IN RE A C HAWKINS MINOR (Per Curiam Opinion)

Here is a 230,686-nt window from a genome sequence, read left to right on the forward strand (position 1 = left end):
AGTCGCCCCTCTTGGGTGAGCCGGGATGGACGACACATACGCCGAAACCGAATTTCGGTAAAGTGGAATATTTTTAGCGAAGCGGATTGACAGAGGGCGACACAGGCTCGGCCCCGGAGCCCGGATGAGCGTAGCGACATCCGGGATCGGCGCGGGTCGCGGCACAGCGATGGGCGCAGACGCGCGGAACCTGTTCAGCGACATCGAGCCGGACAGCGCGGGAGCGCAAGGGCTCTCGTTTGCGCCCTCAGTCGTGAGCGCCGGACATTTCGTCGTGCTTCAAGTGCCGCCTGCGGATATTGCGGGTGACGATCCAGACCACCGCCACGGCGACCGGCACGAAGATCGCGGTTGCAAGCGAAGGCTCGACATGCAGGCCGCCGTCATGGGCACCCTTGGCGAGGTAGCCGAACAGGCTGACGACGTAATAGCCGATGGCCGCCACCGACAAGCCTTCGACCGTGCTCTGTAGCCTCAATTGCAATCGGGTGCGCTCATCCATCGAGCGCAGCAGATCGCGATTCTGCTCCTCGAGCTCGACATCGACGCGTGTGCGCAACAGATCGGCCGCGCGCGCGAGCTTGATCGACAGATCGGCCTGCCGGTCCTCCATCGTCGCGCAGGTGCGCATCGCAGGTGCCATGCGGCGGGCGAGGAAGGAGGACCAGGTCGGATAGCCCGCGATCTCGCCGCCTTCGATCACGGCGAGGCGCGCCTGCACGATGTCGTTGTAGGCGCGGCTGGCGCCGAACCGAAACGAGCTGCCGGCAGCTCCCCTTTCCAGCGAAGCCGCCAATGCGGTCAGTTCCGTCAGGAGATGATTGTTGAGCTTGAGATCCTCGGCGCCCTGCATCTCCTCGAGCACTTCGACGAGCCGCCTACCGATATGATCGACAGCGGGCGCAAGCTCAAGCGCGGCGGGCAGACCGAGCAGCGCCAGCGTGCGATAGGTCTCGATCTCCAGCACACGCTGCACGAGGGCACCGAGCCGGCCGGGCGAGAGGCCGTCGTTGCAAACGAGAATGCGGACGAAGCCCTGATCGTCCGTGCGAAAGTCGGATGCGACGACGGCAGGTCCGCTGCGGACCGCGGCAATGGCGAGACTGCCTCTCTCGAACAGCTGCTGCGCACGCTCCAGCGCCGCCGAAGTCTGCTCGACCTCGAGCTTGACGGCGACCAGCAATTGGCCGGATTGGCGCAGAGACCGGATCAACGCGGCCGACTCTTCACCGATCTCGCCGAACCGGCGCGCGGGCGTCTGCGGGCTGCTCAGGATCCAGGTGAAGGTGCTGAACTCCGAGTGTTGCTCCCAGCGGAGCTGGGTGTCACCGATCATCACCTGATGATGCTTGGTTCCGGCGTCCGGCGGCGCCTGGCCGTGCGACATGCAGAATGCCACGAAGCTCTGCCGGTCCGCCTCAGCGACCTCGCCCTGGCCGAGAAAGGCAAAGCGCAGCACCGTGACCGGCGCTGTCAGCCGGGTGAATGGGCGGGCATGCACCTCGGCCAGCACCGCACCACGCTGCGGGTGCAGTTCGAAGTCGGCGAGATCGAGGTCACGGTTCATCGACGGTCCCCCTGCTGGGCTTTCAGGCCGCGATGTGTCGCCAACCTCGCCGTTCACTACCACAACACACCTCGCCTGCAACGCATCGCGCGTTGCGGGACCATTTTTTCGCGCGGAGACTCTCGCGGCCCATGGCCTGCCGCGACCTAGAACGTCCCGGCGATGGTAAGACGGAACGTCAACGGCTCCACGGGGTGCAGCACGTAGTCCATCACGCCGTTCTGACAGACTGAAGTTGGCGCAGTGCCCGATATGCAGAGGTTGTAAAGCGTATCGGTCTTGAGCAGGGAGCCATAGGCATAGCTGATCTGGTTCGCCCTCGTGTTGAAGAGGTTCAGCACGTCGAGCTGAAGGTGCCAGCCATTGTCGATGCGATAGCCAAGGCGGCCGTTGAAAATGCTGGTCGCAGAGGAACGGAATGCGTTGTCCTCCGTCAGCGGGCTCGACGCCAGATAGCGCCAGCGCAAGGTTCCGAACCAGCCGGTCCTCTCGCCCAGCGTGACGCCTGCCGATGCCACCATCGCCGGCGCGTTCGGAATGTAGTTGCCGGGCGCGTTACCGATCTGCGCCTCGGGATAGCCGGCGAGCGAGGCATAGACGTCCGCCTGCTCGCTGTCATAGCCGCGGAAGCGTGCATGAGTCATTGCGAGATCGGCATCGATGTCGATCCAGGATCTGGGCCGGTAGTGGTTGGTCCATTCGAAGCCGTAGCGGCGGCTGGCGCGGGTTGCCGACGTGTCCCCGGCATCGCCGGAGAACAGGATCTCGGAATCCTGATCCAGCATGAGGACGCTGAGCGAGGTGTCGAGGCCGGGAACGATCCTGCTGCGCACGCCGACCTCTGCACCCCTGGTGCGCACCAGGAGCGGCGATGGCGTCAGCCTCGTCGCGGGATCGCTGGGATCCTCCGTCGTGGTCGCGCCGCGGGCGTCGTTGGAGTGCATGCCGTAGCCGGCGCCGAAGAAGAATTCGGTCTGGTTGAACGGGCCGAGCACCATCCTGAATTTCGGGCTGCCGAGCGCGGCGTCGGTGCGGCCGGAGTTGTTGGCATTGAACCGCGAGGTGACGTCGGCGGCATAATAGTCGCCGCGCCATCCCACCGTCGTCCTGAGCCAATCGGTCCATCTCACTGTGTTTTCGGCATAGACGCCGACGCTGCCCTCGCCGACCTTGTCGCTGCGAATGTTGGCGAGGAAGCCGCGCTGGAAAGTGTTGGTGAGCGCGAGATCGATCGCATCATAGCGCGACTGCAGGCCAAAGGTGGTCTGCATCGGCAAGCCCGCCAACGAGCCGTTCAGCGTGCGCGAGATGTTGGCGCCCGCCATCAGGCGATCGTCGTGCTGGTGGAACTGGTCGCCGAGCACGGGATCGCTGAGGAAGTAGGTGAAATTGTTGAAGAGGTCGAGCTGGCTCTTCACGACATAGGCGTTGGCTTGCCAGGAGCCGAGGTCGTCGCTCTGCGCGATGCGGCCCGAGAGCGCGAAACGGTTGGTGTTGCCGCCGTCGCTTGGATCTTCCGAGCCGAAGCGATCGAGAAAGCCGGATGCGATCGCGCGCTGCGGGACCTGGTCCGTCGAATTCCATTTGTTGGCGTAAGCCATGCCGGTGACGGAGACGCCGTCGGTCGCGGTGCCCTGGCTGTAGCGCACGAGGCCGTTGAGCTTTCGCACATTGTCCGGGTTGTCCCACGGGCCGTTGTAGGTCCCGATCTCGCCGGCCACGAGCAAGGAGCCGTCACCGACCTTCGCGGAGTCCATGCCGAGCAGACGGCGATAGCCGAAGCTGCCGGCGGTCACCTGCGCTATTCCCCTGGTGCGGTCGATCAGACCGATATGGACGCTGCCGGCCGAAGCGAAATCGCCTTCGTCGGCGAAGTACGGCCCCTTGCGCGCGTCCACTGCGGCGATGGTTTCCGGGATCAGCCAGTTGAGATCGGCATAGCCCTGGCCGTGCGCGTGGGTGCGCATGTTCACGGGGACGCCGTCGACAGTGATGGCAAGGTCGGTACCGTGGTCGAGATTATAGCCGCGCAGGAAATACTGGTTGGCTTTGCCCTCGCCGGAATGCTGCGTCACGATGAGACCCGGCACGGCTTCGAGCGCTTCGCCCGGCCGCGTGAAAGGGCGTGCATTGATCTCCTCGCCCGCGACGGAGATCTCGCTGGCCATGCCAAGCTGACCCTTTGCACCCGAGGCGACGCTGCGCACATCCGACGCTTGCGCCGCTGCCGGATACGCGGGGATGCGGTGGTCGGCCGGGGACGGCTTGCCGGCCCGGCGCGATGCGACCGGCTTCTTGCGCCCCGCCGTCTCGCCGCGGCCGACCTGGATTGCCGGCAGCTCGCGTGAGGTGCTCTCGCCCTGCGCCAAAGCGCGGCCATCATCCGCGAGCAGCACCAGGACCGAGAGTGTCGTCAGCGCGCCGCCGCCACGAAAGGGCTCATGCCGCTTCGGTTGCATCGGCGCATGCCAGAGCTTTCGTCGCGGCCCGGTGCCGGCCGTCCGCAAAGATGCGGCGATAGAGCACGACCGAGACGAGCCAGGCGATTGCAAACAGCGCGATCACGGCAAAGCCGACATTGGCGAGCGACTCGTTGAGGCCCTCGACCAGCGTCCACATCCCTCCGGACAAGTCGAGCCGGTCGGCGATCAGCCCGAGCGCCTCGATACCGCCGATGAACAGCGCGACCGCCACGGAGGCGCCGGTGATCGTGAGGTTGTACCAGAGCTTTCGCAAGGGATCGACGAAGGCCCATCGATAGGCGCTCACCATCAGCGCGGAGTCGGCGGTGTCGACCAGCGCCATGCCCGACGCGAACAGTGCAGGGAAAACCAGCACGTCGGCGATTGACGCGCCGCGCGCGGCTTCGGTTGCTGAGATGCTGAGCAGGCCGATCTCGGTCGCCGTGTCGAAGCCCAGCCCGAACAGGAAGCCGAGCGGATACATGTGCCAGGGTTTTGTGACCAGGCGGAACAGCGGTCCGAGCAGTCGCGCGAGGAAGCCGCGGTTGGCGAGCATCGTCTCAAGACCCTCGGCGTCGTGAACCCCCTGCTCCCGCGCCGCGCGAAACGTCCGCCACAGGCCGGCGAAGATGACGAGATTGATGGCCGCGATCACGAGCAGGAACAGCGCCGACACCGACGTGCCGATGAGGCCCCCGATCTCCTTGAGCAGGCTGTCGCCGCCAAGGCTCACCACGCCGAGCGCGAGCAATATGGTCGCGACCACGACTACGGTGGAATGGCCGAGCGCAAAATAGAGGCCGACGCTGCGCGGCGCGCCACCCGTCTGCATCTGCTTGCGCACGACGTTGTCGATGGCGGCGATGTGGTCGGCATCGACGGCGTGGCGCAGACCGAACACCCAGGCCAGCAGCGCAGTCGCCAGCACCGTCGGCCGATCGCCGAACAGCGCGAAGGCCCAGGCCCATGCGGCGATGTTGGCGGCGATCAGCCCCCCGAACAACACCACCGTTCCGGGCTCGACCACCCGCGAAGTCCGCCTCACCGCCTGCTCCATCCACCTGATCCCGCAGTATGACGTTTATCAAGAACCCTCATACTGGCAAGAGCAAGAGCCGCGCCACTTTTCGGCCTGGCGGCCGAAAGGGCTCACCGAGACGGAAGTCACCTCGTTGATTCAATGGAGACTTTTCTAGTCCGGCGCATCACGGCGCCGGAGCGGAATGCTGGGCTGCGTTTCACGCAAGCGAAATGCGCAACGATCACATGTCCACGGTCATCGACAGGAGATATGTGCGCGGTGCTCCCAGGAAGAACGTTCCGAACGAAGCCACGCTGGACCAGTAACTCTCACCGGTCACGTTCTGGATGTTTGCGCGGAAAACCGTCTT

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STATE OF MICHIGAN COURT OF APPEALS UNPUBLISHED December 29, 2016 In re A. C. HAWKINS, Minor. No. 332957 Oakland Circuit Court Family Division LC No. 2015-830363-NA Before: GADOLA, P.J., and FORT HOOD and RIORDAN, JJ. PER CURIAM. Respondent appeals as of right the trial court order terminating her parental rights to the minor child under MCL 712A.19b(3)(c)(i) (conditions that led to adjudication continue to exist), (g) (failure to provide proper care or custody), and (j) (risk of harm if returned to parent).1 We affirm. I. FACTUAL BACKGROUND In April 2015, respondent gave birth to the minor child. At the time, respondent had been living in a motel in Royal Oak, Michigan. Shortly after the child’s birth, petitioner, the Department of Health and Human Services (“DHHS”), received a complaint concerning respondent’s ability to care for the newborn child based on allegations of mental health issues and unstable housing. DHHS subsequently filed a petition alleging that the child qualified under the provisions of MCL 712A.2(b)(1) and (2) for several reasons: (i) respondent had a history of mental illness, including schizophrenia and delusional disorder; (ii) respondent had not followed treatment or medication recommendations with regard to those mental health issues and, instead, believed that she had no mental health issues; (iii) there were concerns concerning respondent’s ability to care for the child “on her own due to her untreated mental health”; (iv) consistent with an ongoing pattern of homelessness and unstable housing, respondent was living in a motel that was only paid through the end of the week; and (v) respondent chose homelessness given the amount of monthly assistance that she received in social security benefits and food stamps and 1 Under the order terminating respondent’s parental rights, the trial court noted that the putative father had been notified of the child protective proceedings, but “no person ha[d] come forward as a result of the notice to putative father.” Accordingly, the court found that the child had no legal father. -1- her failure to seek assistance from family members. Before the child left the hospital, the trial court entered an ex parte order ordering that the child be taken into protective custody and placed under the care and supervision of DHHS for the reasons stated in the petition. The trial court later authorized the petition for removal after a preliminary hearing. During the hearing, respondent indicated that she was unsure of whether she had any Native American heritage. A bench trial was held in June 2015. The trial court heard testimony from respondent and Shaquinta Price, a Child Protective Services (“CPS”) worker who described her investigation of the allegations in this case as well as her interactions with respondent. At the time of the adjudication, respondent was still living in a motel. She testified that she received approximately $1,500 per month in social security disability payments for physical ailments, including back pain, pain in her lower extremities, and hair loss, as well as food stamps and some child support. She adamantly denied having any mental health problems, explaining that she was falsely diagnosed in 2012 after seeing a doctor for various physical complaints, and every doctor she visited after that was able to see this diagnosis in her electronic medical records. She testified that she had initiated a defamation lawsuit in federal court against the diagnosing doctor based on the allegedly false diagnosis, which had been dismissed. The trial court found that petitioner had proven by a preponderance of the evidence that the child came within the statutory grounds for jurisdiction based on a lack of proper custody and, “to a lesser extent,” an unfit home environment in light of “the testimony of Ms. Price and the circumstances surrounding the birth of the child, mother’s own testimony and her admitted psychiatric history, although she disagreed with some of the previous doctors’ evaluations.” The court also noted the medical documentation presented at trial from respondent’s hospital stay during the birth of the minor child, which included Dr. Dunyue Lu’s diagnosis of delusional disorder and his opinion that it was “questionable” that respondent would be able to take care of the newborn child by herself. Between July 2015 and October 2015, respondent moved to a new hotel, where she remained for the rest of the child protective proceedings. Although she consistently attended all scheduled visits with the child, she refused to participate in any of the other services recommended under the parent/agency agreement (“PAA”), and ordered by the trial court,2 even though she acknowledged on multiple occasions that she was jeopardizing her parental rights by refusing to comply. Most notably, respondent declined to participate in court-ordered psychological and psychiatric evaluations even after petitioner and the court explained to respondent that (1) the psychological and psychiatric evaluations would clarify the issues and prove whether respondent had been incorrectly diagnosed, and (2) that her noncompliance would 2 The PAA required, among other things, participating in psychological and psychiatric evaluations; following the recommendations of the clinicians who performed the evaluations; participating and benefitting from individual therapy; signing medical releases for information related to her mental health history and treatment; obtaining and maintaining suitable housing; consenting to a home study; participating in and benefiting from parenting classes; and utilizing budgeting techniques in order to maintain a consistent residence. -2- most likely result in the termination of her parental rights. In addition, Erin Wearing, an Oakland County foster care manager, expressed concerns regarding respondent’s parenting skills and interactions with the minor child, especially respondent’s refusal or resistance to follow suggestions and guidance offered by both Wearing and medical professionals regarding the child’s development and care. Wearing also testified that respondent’s conduct during the visits seemed to have negative emotional and physical effects on the child. Accordingly, in October 2015, the trial court suspended visitation given the concerns regarding respondent’s visits with the child and her failure to comply with the PAA, holding that DHHS had the discretion to recommence visitation if respondent began to participate in the ordered services. The status of the case remained unchanged at the time of the permanency planning hearing in January 2016. By that time, respondent had been offered individual therapy, psychological and psychiatric evaluations, parenting classes, parenting time, case management services, visits to the birth home, budgetary assistance, a family team meeting, and a home visit, but she unequivocally refused to participate in any of the services and failed to cooperate with any of Wearing’s efforts. Consistent with the trial court’s ruling, petitioner filed a supplemental petition seeking termination of respondent’s parental rights under MCL 712A.19b(3)(c)(i), (g), and (j) in February 2016. A termination hearing was held in March 2016. A few days before the hearing, respondent suddenly gave birth to another child, later testifying that she was not aware that she was pregnant until she gave birth to the child in her hotel room. During the hearing, the trial court heard extensive testimony from respondent, who continued to maintain that she had no past or present mental health issues. Similar to her previous statements on the record, respondent explained that she did not participate in the offered services because they did not apply to her, they would provide nothing in this case given her lack of mental health history, and she had been working with “other entities.” Wearing also testified regarding the history of the case, petitioner’s concerns about respondent’s ability to parent the child, and the child’s well-being in her current placement. At the end of the termination hearing, the court extensively discussed the facts of this case and concluded that clear and convincing evidence supported termination of respondent’s parental rights under MCL 712A.19b(3)(c)(i), (g), and (j). It also held that a preponderance of the evidence in the record demonstrated that termination of respondent’s parental rights was in the child’s best interests. II. MENTAL HEALTH EXPERT3 3 In conjunction with the issues raised on appeal, respondent briefly contests the trial court’s initial exercise of jurisdiction in this case on similar grounds. We decline to address these arguments because respondent’s challenge to the court’s initial adjudication constitutes an impermissible collateral attack. Jurisdiction may be challenged only on a direct appeal of the jurisdictional decision, not through a collateral attack in an appeal of an order terminating -3- Respondent first contends that the trial court erroneously terminated her parental rights on the basis of her alleged mental illness when no expert witness testimony was presented regarding whether she had a mental illness that prevented her from caring for her child. Respondent fails to establish that she is entitled to relief. A. STANDARD OF REVIEW Because respondent did not raise an issue regarding the lack of expert testimony in the lower court, we review this issue for plain error affecting respondent’s substantial rights. In re Utrera, 281 Mich App 1, 8-9; 761 NW2d 253 (2008). Generally, an error affects substantial rights if it caused prejudice, i.e., it affected the outcome of the proceedings. When plain error has occurred, [r]eversal is warranted only when the plain, forfeited error resulted in the conviction of an actually innocent defendant or when an error seriously affect[ed] the fairness, integrity or public reputation of judicial proceedings independent of the defendant’s innocence. [Id. (quotation marks and citations omitted).] B. ANALYSIS As an initial matter, respondent’s statement of the issue specifically limits our inquiry to whether expert testimony was required in order for her parental rights to be terminated on the basis of mental illness. She cites no authority on appeal in support of this argument. Thus, we deem the claim abandoned. See In re ASF, 311 Mich App 420, 440; 876 NW2d 253 (2015). To the extent that respondent’s claim is, in substance, a challenge to the sufficiency of the evidence supporting the trial court’s termination of her parental rights, such a claim is also abandoned due to her failure to specifically include it in her statement of the questions presented and failure to cite authority in support of such a claim. See MCR 7.212(C)(5); In re TK, 306 Mich App 698, 712; 859 NW2d 208 (2014); Ypsilanti Fire Marshal v Kircher (On Reconsideration), 273 Mich App 496, 543; 730 NW2d 481 (2007), lv gtd in part 480 Mich 910 (2007). Nevertheless, we briefly conclude that respondent’s claims have no merit. In order to terminate parental rights, the trial court must find that a statutory basis for termination under MCL 712A.19b(3) has been established by clear and convincing evidence, In re Moss, 301 Mich App 76, 80; 836 NW2d 182 (2013), and that termination is in the best interests of the child based on a preponderance of the evidence on the whole record, In re White, 303 Mich App 701, 713; 846 NW2d 61 (2014) (footnotes omitted). We review for clear error a trial court’s factual findings and ultimate determinations regarding whether a statutory basis for termination has been established and whether termination is in the best interests of the child. Id. at 709. Most notably, respondent repeatedly refused to comply with the psychological and psychiatric evaluations that were recommended by petitioner and ordered by the trial court in this case, which would have provided concrete evidence—from experts in the mental health field—of parental rights entered after the filing of a supplemental petition. In re Hatcher, 443 Mich 426, 439; 505 NW2d 834 (1993); In re SLH, 277 Mich App 662, 668; 747 NW2d 547 (2008). -4- whether she had a mental illness or mental health issues. Given respondent’s refusal to submit to these evaluations, we cannot conclude petitioner’s failure to present expert testimony warrants reversal of the order terminating respondent’s parental rights. Further, there is no indication that expert testimony was necessary to establish that respondent struggled with mental health issues that affected her ability to care for herself and a child given (1) the hospital records from the birth of the minor child admitted at the initial adjudication and referenced during the termination hearing,4 which specifically discussed respondent’s mental illness and related concerns regarding her ability to care for the newborn; (2) respondent’s admission that she was previously diagnosed with schizophrenia and other conditions, even though she contested the validity of the diagnoses; (3) various testimony regarding respondent’s paranoia; and, (4) as the trial court recognized, the clear evidence that respondent had delusional tendencies or other mental health problems. Additionally, in claiming that her alleged mental health issues were “[t]he entire fulcrum” of the case, respondent fails to recognize that her parental rights were terminated on multiple grounds under MCL 712A.19b(3)(c)(i), (g), and (j). In particular, the trial court concluded that termination of respondent’s rights was proper in light of various issues both related to and separate from her mental health issues—such as her consistent lack of suitable housing, petitioner’s ongoing concerns related to her parenting techniques and interactions with the child during visitations, and her failure to heed the suggestions of child care workers or the advice provided by medical professionals concerning the child—which were not resolved during the pendency of the child protective proceedings. Moreover, respondent’s failure to comply with any portion of the PAA ordered by the trial court, except for attending scheduled visitation with the child, was evidence that respondent would not be able to provide the child with proper care and custody, and that the child would be harmed if she were returned to respondent’s home. In re White, 303 Mich App at 710-711. Accordingly, the trial court did not clearly err in concluding that termination of respondent’s parental rights under MCL 712A.19b(3)(c)(i), (g), and (j) was supported by clear and convincing evidence.5 III. REASONABLE EFFORTS AND ACCOMMODATIONS Respondent contends that the trial court erred by failing to recognize that she may have needed specialized services under the Americans with Disabilities Act (“ADA”), 42 USC 12101 et seq., and by finding that DHHS had made reasonable efforts to reunify respondent with her child. We reject respondent’s claims. Reasonable efforts to reunify a parent and child and rectify the conditions that led to the child’s removal must be made “in all cases” except those involving aggravated circumstances that were not present here. MCL 712A.18f(1), (2), and (4); MCL 712A.19a(2); In re Mason, 486 4 We note that respondent does not contest the admissibility of the medical records on appeal and, in fact, cites the medical records in her brief. 5 Respondent does not contest the trial court’s best-interest determination on appeal. Nevertheless, we note that that trial court properly concluded that termination of respondent’s parental rights was in the best interests of the child. See In re White, 303 Mich App at 709, 713. -5- Mich 142, 152; 782 NW2d 747 (2010). See also In re Hicks/Brown, ___ Mich App ___, ___; ___ NW2d___ (2016) (Docket No. 328870); slip op at 6. However, respondent is not entitled to challenge the efforts made by DHHS in this appeal. In In re Terry, 240 Mich App 14, 25; 610 NW2d 563 (2000), this Court held that “the ADA does require a public agency such as the Family Independence Agency (FIA) [now DHHS] to make reasonable accommodations for those individuals with disabilities so that all persons may receive the benefits of public programs and services.” Thus, “the reunification services and programs provided by the FIA must comply with the ADA.” Id. However, the Court further noted: Any claim that the FIA is violating the ADA must be raised in a timely manner . . . so that any reasonable accommodations can be made. Accordingly, if a parent believes that the FIA is unreasonably refusing to accommodate a disability, the parent should claim a violation of her rights under the ADA, either when a service plan is adopted or soon afterward. The Court may then address the parent’s claim under the ADA. Where a disabled person fails to make a timely claim that the services provided are inadequate to her particular needs, she may not argue that petitioner failed to comply with the ADA at a dispositional hearing regarding whether to terminate her parental rights. [Id. at 26.] In light of these principles, this Court concluded in In re Terry that the respondent had waived the right to raise an issue regarding the failure to accommodate. Id. at 26 n 5. However, in In re Frey, 297 Mich App 242; 824 NW2d 569 (2012), this Court determined that the issue was one of preservation, stating that “ ‘[t]he time for asserting the need for accommodation in services is when the court adopts a service plan,’ ” and noting that the respondents in that case “failed to object or indicate that the services provided to them were somehow inadequate, thereby failing to preserve this issue.” See also In re Hicks/Brown, ___ Mich App at ___; slip op at 9 (identifying the issue as one of preservation). This same conclusion results regardless of whether we analyze this issue in terms of whether respondent adequately preserved this issue for appeal or waived this issue below. Respondent did not challenge the alleged lack of accommodation in the trial court or the services provided by DHHS following the adoption of the PAA. As a result, respondent’s challenge is untimely, and she is not entitled to challenge on appeal the services offered by DHHS or the trial court’s alleged failure to recognize that she needed specialized accommodations or services. Even if we analyze this unpreserved claim to determine whether the nature of the services in this case constituted a plain error affecting respondent’s substantial rights, respondent has failed to establish that she is entitled to relief. See In re Utrera, 281 Mich App at 8-9. The record provides no basis for concluding that the outcome of the proceedings would have been different had DHHS provided additional services or reasonable accommodations. Id. Additionally, respondent’s conduct, as well as the trial court’s and DHHS’s efforts to convince respondent to participate in the services in this case, clearly distinguishes the instant case from In re Hicks/Brown, ___ Mich App ___. -6- From the outset of this case, it was clear that respondent has mental health issues. The trial court acknowledged those issues and expressed its belief that “a very limited number of services” would enable respondent to make a “smooth transition into parenthood.” As previously discussed, once the court took jurisdiction, respondent was immediately offered—and ordered to participate in—numerous services intended to improve her parenting skills, address her mental health issues, and obtain suitable housing. After the PAA was in place, respondent never indicated that she needed additional services or accommodations. To the contrary, she adamantly denied that she had any mental or psychological conditions or disabilities, emphasizing on multiple occasions that she was falsely diagnosed in the past. Although respondent testified that she received social security disability payments for physical reasons, the record provides no indication that she suffered from any physical disabilities that required accommodation.6 Most significantly, there is absolutely no indication that additional services or accommodations would have prompted respondent to participate in the services offered by DHHS, as she refused to participate in any services except for scheduled visits with the child, consistently maintaining that none of services applied to her and that she would not participate in any services because she “wanted her name cleared” and “want[ed] to be vindicated.” Again, even though it was explained to her that the psychological and psychiatric evaluations could prove whether the prior diagnoses were erroneous, respondent still refused to participate and, therefore, precluded DHHS and the court from receiving information relevant to whether she needed additional services or accommodations. She also refused to listen to advice provided by the child’s doctor and was resistant to parenting suggestions from foster care workers, which belies respondent’s suggestion on appeal that additional services or accommodations would have made any difference in this case. 6 We reject respondent’s claims that, in order to ascertain the nature of respondent’s disability or mental condition, DHHS should have further investigated the basis of her disability payments, independently questioned her doctors and the fathers of her other children, and independently investigated her medical records despite her refusal to sign any medical records releases. Respondent cites no authority holding that such an investigation was required, and it is clear that In re Hicks/Brown does not require that. See In re Hicks/Brown, ___ Mich App at ___; slip op at 16 (stating that if a parent has “a known or suspected intellectual, cognitive, or development impairment,” “the DHHS must offer evaluations to determine the nature and extent of the parent’s disability and to secure recommendations for tailoring necessary reunification services to the individual. The DHHS must then endeavor to locate agencies that can provide services geared toward assisting the parent to overcome obstacles to reunification.”). But even if we assume, arguendo, that DHHS should have, and could have, pursued such extreme measures in this case, respondent has provided no suggestion on appeal of the information that would have been produced by such investigations. Instead, respondent herself calls the purported disability in this case “some barrier of an unknown name.” Moreover, there is no indication that such an investigation was warranted given the evidence in this case. -7- Offering more or different services was neither a reasonable course of action nor required under DHHS’s responsibility to make reasonable efforts. See MCL 712A.18f(1), (4); MCL 712A.19a(2); In re Hicks/Brown, ___ Mich App at ___; slip op at 6. “While the DH[H]S has a responsibility to expend reasonable efforts to provide services to secure reunification, there exists a commensurate responsibility on the part of respondents to participate in the services that are offered.” In re Frey, 297 Mich App 242, 248; 824 NW2d 569 (2012). When a respondent fails to adequately participate in, and benefit from, services that are, in fact, offered by petitioner, she is not entitled to claim that petitioner was required to provide additional services. See id. Although respondent suggests on appeal that she appeared to have an inability, due to some psychological or medical reason, to “make the connection that refusal to comply with services would have direct consequences,” such a conclusion is undermined by her clear and unequivocal statements on the record that she understood that her parental rights would be terminated if she failed to comply with the services offered by petitioner and ordered by the court. Unlike In re Hicks/Brown, there is no indication in the record that respondent had any cognitive limitations that prevented her from understanding these consequences. Instead, it appears that she simply believed, for her own reasons, that her decided course of action was preferable to the PAA ordered by the trial court. We cannot conclude that the trial court’s and DHHS’s failure to provide additional services or accommodations constituted a plain error affecting respondent’s substantial rights. See In re Utrera, 281 Mich App at 8-9. IV. AMERICAN INDIAN HERITAGE Lastly, respondent contends that the trial court erred by failing to insist that DHHS investigate respondent’s claim of possible American Indian heritage pursuant to the Indian Child Welfare Act (“ICWA”), 25 USC 1901 et seq., and the Michigan Indian Family Preservation Act, MCL 712B.9. We disagree. A. STANDARD OF REVIEW Generally, “[i]ssues involving the application and interpretation of [the] ICWA are questions of law that are reviewed de novo,” and “[a] court’s factual findings underlying the application of legal issues are reviewed for clear error.” In re Morris, 491 Mich 81, 97; 815 NW2d 62 (2012). However, because respondent failed to preserve this issue our review is limited to plain error affecting her substantial rights. In re Utrera, 281 Mich App at 8-9. B. ANALYSIS In In re Morris, 491 Mich at 102-109, the Michigan Supreme Court examined the ICWA’s notice provision, 25 USC § 1912(a), and interpreted the requirement7 that notice of certain involuntary child custody proceedings must be sent to the appropriate Indian tribe—or, if 7 MCL 712B.9(1) includes a substantively similar notice requirement. -8- the identity or location of the tribe cannot be determined, the Secretary of the Interior—“ ‘where the court knows or has reason to know that an Indian child is involved . . . .’ ” Morris, 491 Mich at 88 (quoting 25 USC § 1912(a)). The Court explained, “The application of the requirements of 25 USC 1912(a) . . . is conditioned on whether the notice requirement is . . . triggered by indicia of Indian heritage sufficient to give the court actual knowledge or a ‘reason to know’ that the child at issue is an Indian child.” Id. at 104. With regard to the specific nature of the knowledge or “reason to know” sufficient to trigger the notice requirement, the Morris Court adopted the “permissive standard” established by the Colorado Supreme Court and held that “sufficiently reliable information of virtually any criteria on which tribal membership might be based suffices to trigger the notice requirement of 25 USC § 1912(a).” Id. at 108. See also id. at 88-89. In doing so, it quoted the Bureau of Indian Affairs guidelines, which set forth nonexclusive “[c]ircumstances under which a state court has reason to believe a child involved in a child custody proceeding is an Indian [child]”: (i) Any party to the case, Indian tribe Indian organization or public or private agency informs the court that the child is an Indian child. (ii) Any public or state-licensed agency involved in child protection services or family support has discovered information which suggests that the child is an Indian child. (iii) The child who is subject of the proceeding gives the court reason to believe he or she is an Indian child. (iv) The residence or the domicile of the child, his or her biological parents, or the Indian custodian is known by the court to be or is shown to be a predominantly Indian community. (v) An officer of the court involved in the proceeding has knowledge that the child may be an Indian child. [Id. at 105 (emphasis omitted).] It also noted the following “nonexhaustive list of indicia sufficient to trigger tribal notice”: situations in which (1) the trial court has information suggesting that the child, a parent of the child, or members of a parent’s family are tribal members, (2) the trial court has information indicating that the child has Indian heritage, even though no particular Indian tribe can be identified, (3) the child’s birth certificate or other official record indicates that the child or a parent of the child is of Indian descent, (4) the child, the child’s parents, or the child’s Indian custodian resides or is domiciled in a predominantly Indian community and (5) the child or the child’s family has received services or benefits from a tribe or the federal government that are available to Indians. [Id. at 108 n 18.] Here, when the trial court asked respondent at the preliminary hearing whether she had any Native American heritage, respondent replied, “I’m not sure.” The court then asked respondent what she meant when she said that she was not sure, and respondent answered, “I was told[,] but I don’t know the full extent of it.” -9- In considering the indicia delineated above, we conclude that respondent’s statements did not constitute “sufficiently reliable information” that triggered the notice requirements of the ICWA. Her answer was very vague and provided no basis for concluding that respondent herself had any reliable information that she had Indian heritage, especially given the fact that she did not indicate what exactly she “was told,” who made the statement to her, or how Native American ancestry may run in her bloodline. Compare, for example, In re Johnson, 305 Mich App 328, 330, 332-334; 852 NW2d 224 (2014) (holding that conditional reversal was warranted when the minor child’s father stated that both of his grandmothers were Native American). Accordingly, we cannot conclude that the trial court plainly erred in failing to insist that the DHHS investigate respondent’s potential American Indian heritage. See In re Utrera, 281 Mich App at 8-9. V. CONCLUSION Respondent has failed to establish that any of her claims on appeal warrant relief. Affirmed. /s/ Michael F. Gadola /s/ Karen M. Fort Hood /s/ Michael J. Riordan -10-